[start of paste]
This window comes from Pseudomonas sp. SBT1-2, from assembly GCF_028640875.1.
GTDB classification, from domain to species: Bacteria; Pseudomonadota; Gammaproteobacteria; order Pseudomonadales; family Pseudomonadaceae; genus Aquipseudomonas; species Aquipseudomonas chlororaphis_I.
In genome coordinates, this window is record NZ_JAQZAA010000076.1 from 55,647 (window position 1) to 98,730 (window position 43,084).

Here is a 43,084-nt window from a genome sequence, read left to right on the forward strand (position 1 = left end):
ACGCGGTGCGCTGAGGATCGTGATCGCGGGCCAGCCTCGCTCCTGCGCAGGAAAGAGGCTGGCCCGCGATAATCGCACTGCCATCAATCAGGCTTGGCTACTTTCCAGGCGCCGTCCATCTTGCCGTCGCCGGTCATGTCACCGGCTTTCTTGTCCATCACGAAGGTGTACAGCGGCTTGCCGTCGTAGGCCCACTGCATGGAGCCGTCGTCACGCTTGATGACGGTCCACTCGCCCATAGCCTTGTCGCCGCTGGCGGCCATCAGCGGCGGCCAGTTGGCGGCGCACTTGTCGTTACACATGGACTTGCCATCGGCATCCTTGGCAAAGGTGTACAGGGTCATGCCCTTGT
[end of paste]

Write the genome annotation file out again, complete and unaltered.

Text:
This window comes from Pseudomonas sp. SBT1-2, from assembly GCF_028640875.1.
GTDB classification, from domain to species: Bacteria; Pseudomonadota; Gammaproteobacteria; order Pseudomonadales; family Pseudomonadaceae; genus Aquipseudomonas; species Aquipseudomonas chlororaphis_I.
In genome coordinates, this window is record NZ_JAQZAA010000076.1 from 55,647 (window position 1) to 98,730 (window position 43,084).

Here is a 43,084-nt window from a genome sequence, read left to right on the forward strand (position 1 = left end):
ACGCGGTGCGCTGAGGATCGTGATCGCGGGCCAGCCTCGCTCCTGCGCAGGAAAGAGGCTGGCCCGCGATAATCGCACTGCCATCAATCAGGCTTGGCTACTTTCCAGGCGCCGTCCATCTTGCCGTCGCCGGTCATGTCACCGGCTTTCTTGTCCATCACGAAGGTGTACAGCGGCTTGCCGTCGTAGGCCCACTGCATGGAGCCGTCGTCACGCTTGATGACGGTCCACTCGCCCATAGCCTTGTCGCCGCTGGCGGCCATCAGCGGCGGCCAGTTGGCGGCGCACTTGTCGTTACACATGGACTTGCCATCGGCATCCTTGGCAAAGGTGTACAGGGTCATGCCCTTGT